America Divided: The Civil War of the 1960s, Fourth Edition, is the definitive interpretive survey of the political, social, and cultural history of 1960s America. Written by two top experts on the era-Maurice Isserman, a scholar of the Left, and Michael Kazin, a specialist in Right-wing politics and culture-this book provides a compelling tale of this tumultuous era filled with fresh and persuasive insights.
For the fourth edition the authors have updated the text in light of new research, offering strong and thoughtful analysis of such key topics as the U.S. entry into the Vietnam War, youth culture, the New Left, and women and minority groups. Presenting the most even-handed overview of this turbulent period, America Divided, Fourth Edition, defines, discusses, and analyzes all sides of the political, social, and cultural conflicts of the 1960s in a swiftly moving narrative. It is ideal for courses in 1960s America and America since 1945, or for anyone interested in the last fifty years of American History.
New to This Edition
* New coverage of the "Global Sixties," demonstrating how the cultural and political conflicts taking place in the United States were also occurring in other countries around the world * Updated and expanded conclusion discusses the 2008 presidential election and its relation to the 1960s * More material on environmentalism, gay rights, and the women's movement * Greater coverage of popular culture, including cinema, theater, pop art, and music * Revised and expanded discussions of the labor and the feminist movement and of the economics of the era
Accurate, Comprehensive, & masterful Overview of the 1960s!
By Barron Laycock "Labradorman" - October 13, 2000
It is often said that history is written by the victors, meaning, I suppose, that the particular interpretation recorded for posterity reflects the ideology and perspective of those dominating forces successful in the particular struggle a particular historical treatment covers. Of course, such a self-serving interpretation may in fact vary wildly from anything like an accurate accounting of the actual unfolding of events and issues. Nowhere in contemporary society is such an inaccurate, disingenuous, and self-serving revisionist tendency likely as in the coverage and reflection on the events and issues of the sixties counterculture. Many recent tomes purport the times in such a solipsistic and self-serving fashion as to turn the truth on its very head. Yet all that is corrected in this wonderful overview of the momentous events and social, economic, and political issues as characterized the sixties. In "America Divided", a fascinating work comparing the deep and dangerous divisions... read more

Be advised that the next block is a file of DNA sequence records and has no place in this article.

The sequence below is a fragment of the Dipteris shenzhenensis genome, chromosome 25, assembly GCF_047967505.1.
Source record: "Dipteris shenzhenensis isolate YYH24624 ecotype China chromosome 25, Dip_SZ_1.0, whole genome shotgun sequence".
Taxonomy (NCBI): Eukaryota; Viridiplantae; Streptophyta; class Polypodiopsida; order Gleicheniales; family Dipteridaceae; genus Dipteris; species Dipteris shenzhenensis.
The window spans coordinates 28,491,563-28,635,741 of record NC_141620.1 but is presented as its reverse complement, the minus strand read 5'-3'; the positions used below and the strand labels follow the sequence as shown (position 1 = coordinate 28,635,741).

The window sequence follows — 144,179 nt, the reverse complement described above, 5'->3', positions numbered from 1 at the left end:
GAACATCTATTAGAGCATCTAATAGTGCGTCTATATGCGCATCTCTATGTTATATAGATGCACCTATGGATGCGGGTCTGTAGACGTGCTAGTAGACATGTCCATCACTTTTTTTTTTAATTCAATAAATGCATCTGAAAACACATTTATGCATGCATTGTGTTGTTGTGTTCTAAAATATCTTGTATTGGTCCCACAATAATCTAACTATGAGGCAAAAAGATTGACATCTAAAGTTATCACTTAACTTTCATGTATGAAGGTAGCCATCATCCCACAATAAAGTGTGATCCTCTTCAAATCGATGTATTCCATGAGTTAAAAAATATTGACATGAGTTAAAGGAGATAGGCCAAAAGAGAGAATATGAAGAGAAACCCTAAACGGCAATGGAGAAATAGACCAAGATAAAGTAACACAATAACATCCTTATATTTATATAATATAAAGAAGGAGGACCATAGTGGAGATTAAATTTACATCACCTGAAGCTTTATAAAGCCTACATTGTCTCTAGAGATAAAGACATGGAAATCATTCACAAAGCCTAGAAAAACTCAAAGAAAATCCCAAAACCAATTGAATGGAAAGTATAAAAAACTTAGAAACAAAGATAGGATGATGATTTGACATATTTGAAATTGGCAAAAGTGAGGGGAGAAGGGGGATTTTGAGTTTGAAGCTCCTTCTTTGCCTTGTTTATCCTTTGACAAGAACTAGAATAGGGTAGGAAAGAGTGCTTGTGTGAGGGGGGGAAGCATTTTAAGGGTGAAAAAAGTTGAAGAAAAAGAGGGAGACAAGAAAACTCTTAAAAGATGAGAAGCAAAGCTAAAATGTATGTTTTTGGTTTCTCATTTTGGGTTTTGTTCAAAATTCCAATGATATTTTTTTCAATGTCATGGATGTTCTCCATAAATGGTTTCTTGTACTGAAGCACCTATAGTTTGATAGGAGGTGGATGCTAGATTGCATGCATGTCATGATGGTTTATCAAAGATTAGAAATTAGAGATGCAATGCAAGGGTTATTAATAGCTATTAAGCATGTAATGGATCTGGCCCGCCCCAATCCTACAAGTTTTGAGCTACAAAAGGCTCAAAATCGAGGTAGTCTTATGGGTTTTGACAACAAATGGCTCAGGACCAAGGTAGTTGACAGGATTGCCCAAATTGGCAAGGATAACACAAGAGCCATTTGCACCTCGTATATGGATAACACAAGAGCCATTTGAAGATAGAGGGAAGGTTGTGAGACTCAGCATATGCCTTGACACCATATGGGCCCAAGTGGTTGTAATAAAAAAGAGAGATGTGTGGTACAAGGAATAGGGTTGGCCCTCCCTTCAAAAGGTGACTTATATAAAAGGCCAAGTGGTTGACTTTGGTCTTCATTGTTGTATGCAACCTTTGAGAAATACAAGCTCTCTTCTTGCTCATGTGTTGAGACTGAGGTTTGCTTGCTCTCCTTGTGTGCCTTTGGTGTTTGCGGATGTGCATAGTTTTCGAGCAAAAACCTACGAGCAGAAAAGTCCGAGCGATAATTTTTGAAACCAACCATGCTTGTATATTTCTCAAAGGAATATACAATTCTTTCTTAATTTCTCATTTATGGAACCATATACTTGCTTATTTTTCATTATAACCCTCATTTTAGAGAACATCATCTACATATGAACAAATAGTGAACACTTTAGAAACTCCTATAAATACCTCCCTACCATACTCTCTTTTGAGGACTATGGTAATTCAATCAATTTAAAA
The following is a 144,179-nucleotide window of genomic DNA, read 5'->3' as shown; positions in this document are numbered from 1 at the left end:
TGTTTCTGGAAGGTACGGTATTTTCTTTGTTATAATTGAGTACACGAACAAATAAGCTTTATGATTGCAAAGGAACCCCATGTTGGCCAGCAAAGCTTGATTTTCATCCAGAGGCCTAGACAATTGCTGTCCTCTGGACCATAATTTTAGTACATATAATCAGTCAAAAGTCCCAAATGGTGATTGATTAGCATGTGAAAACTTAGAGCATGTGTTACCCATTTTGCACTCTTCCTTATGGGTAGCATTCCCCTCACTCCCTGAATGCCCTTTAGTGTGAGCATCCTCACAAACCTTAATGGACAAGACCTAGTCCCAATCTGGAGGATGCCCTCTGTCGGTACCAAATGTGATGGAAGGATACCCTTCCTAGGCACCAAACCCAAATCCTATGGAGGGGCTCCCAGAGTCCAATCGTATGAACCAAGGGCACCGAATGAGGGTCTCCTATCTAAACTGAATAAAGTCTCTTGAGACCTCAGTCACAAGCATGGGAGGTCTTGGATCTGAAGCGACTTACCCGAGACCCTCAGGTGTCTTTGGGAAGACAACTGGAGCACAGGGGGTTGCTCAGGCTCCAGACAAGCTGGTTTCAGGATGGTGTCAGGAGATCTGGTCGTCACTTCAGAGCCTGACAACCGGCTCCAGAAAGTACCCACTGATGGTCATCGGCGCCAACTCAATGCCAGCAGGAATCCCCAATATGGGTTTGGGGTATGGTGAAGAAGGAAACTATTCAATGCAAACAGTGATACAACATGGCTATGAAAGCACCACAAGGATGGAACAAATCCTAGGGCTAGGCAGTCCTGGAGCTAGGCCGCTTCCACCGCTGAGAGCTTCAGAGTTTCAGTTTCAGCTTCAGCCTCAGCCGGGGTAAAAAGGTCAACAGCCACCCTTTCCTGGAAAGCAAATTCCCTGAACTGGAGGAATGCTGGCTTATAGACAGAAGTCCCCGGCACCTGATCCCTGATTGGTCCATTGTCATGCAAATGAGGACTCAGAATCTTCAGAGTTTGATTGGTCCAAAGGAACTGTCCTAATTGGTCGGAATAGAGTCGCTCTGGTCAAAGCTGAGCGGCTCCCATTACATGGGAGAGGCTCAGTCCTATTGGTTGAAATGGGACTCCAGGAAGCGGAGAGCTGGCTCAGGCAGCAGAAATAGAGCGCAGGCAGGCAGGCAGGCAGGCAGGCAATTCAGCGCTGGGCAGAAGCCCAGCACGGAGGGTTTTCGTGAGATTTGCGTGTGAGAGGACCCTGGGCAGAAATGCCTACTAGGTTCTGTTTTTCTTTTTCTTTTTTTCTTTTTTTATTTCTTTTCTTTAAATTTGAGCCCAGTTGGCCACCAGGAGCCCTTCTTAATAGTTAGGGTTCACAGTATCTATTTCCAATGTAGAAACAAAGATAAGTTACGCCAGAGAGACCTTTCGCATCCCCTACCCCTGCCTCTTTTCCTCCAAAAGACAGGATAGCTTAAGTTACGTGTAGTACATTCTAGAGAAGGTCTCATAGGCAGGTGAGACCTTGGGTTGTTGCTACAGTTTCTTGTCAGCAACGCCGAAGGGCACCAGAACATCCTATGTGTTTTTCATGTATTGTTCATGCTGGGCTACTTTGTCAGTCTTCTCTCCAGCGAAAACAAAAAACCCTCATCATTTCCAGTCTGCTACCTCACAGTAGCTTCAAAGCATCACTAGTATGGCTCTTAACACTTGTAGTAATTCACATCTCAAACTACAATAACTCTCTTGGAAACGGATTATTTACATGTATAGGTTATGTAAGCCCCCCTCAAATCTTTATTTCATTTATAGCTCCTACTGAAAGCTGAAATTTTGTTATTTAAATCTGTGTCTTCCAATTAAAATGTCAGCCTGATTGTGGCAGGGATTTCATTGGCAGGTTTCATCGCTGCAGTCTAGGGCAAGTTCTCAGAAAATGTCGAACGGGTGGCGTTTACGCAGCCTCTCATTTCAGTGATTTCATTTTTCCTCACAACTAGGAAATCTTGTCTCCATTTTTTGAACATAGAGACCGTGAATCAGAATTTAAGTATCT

A well-balanced and comprehensive study of the 1960's
By Joe Brown - January 31, 2000
In "America Divided: The Civil War of the 1960's," Maurice Isserman and Michael Kazin effectively summarize a painfully divisive yet enlightening decade in our nation's history. By focusing on political, cultural, and economic changes wrought by both the liberal and conservative camps, Isserman and Kazin give a comprehensive and objective account of the 1960's. The authors begin by making an interesting point by comparing the sweeping changes wrought by the Civil War with that of the 1960's and make the assertion that both periods had much in common with how they both changed and divided America. In the 1950's, America enjoyed both an economic and diplomatic prosperity in the wake of World War II. The average family income increased and the "affluent society" which arose out of it ironically became an identifying factor in causing much of the political and social divisiveness prevalent in the 1960's. The authors' examination of the civil rights... read more
Just the facts Ma'am
By Tojagi - April 10, 2011
When I read that these authors were social activists in the 1960s I was bracing myself for a slanted history. Nothing of the kind. This is the most clear, concise, and unbiased account I've read. A textbook account. And it is all protein. No wasted words. I especially liked the four pages starting on page 68 where the authors explain how America got involved with Vietnam. I also appreciated the clear, concise explanation of the religious shake-up beginning on page 255. The Civil rights movement, the women's movement, sex, drugs, rock n roll, the war on poverty; it's all decribed in plain English. I couldn't find one single paragraph where I felt they were pushing an opinion. And perhaps that is why there are not more reviews for this book. People respond to political opinion and polemics. There's a general feeling among Americans that everyone must weigh-in on the sixties, take a side. This is true, I've noticed, even for those not old enough to remember the 60s.
The complete text of the bestselling narrative history of the Civil War--based on the celebrated PBS television series. This non-illustrated edition interweaves the author's narrative with the voices ...